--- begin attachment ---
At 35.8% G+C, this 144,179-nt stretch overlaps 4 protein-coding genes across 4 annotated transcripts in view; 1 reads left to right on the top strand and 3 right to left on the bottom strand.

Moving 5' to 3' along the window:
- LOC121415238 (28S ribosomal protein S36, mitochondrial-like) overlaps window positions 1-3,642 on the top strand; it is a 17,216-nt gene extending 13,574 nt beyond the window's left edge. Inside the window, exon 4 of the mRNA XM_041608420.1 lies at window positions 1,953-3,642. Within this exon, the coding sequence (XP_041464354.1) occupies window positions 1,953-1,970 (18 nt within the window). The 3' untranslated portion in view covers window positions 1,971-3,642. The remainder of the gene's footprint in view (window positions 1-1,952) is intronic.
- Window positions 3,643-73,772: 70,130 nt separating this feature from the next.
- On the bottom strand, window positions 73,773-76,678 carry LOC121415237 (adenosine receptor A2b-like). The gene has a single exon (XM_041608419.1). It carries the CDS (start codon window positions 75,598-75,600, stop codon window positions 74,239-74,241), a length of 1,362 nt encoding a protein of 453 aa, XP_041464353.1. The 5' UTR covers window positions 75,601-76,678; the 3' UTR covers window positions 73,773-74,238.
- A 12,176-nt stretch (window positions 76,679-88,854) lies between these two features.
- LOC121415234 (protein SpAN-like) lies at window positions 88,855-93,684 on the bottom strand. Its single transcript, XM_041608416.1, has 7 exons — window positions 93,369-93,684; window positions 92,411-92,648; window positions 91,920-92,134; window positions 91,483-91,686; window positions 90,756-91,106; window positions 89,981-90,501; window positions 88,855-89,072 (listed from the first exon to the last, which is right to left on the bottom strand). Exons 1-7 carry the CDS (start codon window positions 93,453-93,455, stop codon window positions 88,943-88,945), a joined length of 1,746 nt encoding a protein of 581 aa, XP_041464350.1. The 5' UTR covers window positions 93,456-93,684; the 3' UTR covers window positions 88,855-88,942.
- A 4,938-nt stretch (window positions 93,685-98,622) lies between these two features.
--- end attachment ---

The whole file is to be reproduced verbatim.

At 35.8% G+C, this 144,179-nt stretch overlaps 4 protein-coding genes across 4 annotated transcripts in view; 1 reads left to right on the top strand and 3 right to left on the bottom strand.

Moving 5' to 3' along the window:
- LOC121415238 (28S ribosomal protein S36, mitochondrial-like) overlaps window positions 1-3,642 on the top strand; it is a 17,216-nt gene extending 13,574 nt beyond the window's left edge. Inside the window, exon 4 of the mRNA XM_041608420.1 lies at window positions 1,953-3,642. Within this exon, the coding sequence (XP_041464354.1) occupies window positions 1,953-1,970 (18 nt within the window). The 3' untranslated portion in view covers window positions 1,971-3,642. The remainder of the gene's footprint in view (window positions 1-1,952) is intronic.
- Window positions 3,643-73,772: 70,130 nt separating this feature from the next.
- On the bottom strand, window positions 73,773-76,678 carry LOC121415237 (adenosine receptor A2b-like). The gene has a single exon (XM_041608419.1). It carries the CDS (start codon window positions 75,598-75,600, stop codon window positions 74,239-74,241), a length of 1,362 nt encoding a protein of 453 aa, XP_041464353.1. The 5' UTR covers window positions 75,601-76,678; the 3' UTR covers window positions 73,773-74,238.
- A 12,176-nt stretch (window positions 76,679-88,854) lies between these two features.
- LOC121415234 (protein SpAN-like) lies at window positions 88,855-93,684 on the bottom strand. Its single transcript, XM_041608416.1, has 7 exons — window positions 93,369-93,684; window positions 92,411-92,648; window positions 91,920-92,134; window positions 91,483-91,686; window positions 90,756-91,106; window positions 89,981-90,501; window positions 88,855-89,072 (listed from the first exon to the last, which is right to left on the bottom strand). Exons 1-7 carry the CDS (start codon window positions 93,453-93,455, stop codon window positions 88,943-88,945), a joined length of 1,746 nt encoding a protein of 581 aa, XP_041464350.1. The 5' UTR covers window positions 93,456-93,684; the 3' UTR covers window positions 88,855-88,942.
- A 4,938-nt stretch (window positions 93,685-98,622) lies between these two features.